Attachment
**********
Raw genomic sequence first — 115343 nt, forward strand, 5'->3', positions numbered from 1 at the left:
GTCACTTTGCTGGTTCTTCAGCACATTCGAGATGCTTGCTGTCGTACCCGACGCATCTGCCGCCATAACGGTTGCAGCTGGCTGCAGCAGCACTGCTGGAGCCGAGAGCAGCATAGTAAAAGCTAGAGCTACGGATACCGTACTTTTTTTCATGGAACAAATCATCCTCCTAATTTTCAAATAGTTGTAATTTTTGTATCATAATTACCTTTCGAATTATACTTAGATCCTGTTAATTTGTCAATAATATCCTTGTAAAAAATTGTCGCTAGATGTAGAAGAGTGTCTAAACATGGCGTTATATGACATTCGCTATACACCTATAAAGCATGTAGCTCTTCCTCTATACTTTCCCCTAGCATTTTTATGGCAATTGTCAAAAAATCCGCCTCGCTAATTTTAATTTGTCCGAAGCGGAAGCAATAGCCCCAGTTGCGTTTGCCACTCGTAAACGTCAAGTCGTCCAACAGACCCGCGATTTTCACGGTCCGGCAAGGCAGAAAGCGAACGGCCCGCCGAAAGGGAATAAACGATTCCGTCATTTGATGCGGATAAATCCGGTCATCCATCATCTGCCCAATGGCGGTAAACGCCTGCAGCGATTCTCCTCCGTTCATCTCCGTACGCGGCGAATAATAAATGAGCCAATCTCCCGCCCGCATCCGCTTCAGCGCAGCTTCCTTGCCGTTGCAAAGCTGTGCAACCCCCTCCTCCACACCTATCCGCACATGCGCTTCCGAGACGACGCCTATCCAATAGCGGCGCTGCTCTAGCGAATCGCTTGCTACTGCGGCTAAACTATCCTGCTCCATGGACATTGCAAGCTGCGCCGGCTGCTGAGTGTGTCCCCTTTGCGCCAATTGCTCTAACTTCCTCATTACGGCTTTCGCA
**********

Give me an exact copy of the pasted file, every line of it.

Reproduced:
Raw genomic sequence first — 115343 nt, forward strand, 5'->3', positions numbered from 1 at the left:
GTCACTTTGCTGGTTCTTCAGCACATTCGAGATGCTTGCTGTCGTACCCGACGCATCTGCCGCCATAACGGTTGCAGCTGGCTGCAGCAGCACTGCTGGAGCCGAGAGCAGCATAGTAAAAGCTAGAGCTACGGATACCGTACTTTTTTTCATGGAACAAATCATCCTCCTAATTTTCAAATAGTTGTAATTTTTGTATCATAATTACCTTTCGAATTATACTTAGATCCTGTTAATTTGTCAATAATATCCTTGTAAAAAATTGTCGCTAGATGTAGAAGAGTGTCTAAACATGGCGTTATATGACATTCGCTATACACCTATAAAGCATGTAGCTCTTCCTCTATACTTTCCCCTAGCATTTTTATGGCAATTGTCAAAAAATCCGCCTCGCTAATTTTAATTTGTCCGAAGCGGAAGCAATAGCCCCAGTTGCGTTTGCCACTCGTAAACGTCAAGTCGTCCAACAGACCCGCGATTTTCACGGTCCGGCAAGGCAGAAAGCGAACGGCCCGCCGAAAGGGAATAAACGATTCCGTCATTTGATGCGGATAAATCCGGTCATCCATCATCTGCCCAATGGCGGTAAACGCCTGCAGCGATTCTCCTCCGTTCATCTCCGTACGCGGCGAATAATAAATGAGCCAATCTCCCGCCCGCATCCGCTTCAGCGCAGCTTCCTTGCCGTTGCAAAGCTGTGCAACCCCCTCCTCCACACCTATCCGCACATGCGCTTCCGAGACGACGCCTATCCAATAGCGGCGCTGCTCTAGCGAATCGCTTGCTACTGCGGCTAAACTATCCTGCTCCATGGACATTGCAAGCTGCGCCGGCTGCTGAGTGTGTCCCCTTTGCGCCAATTGCTCTAACTTCCTCATTACGGCTTTCGCA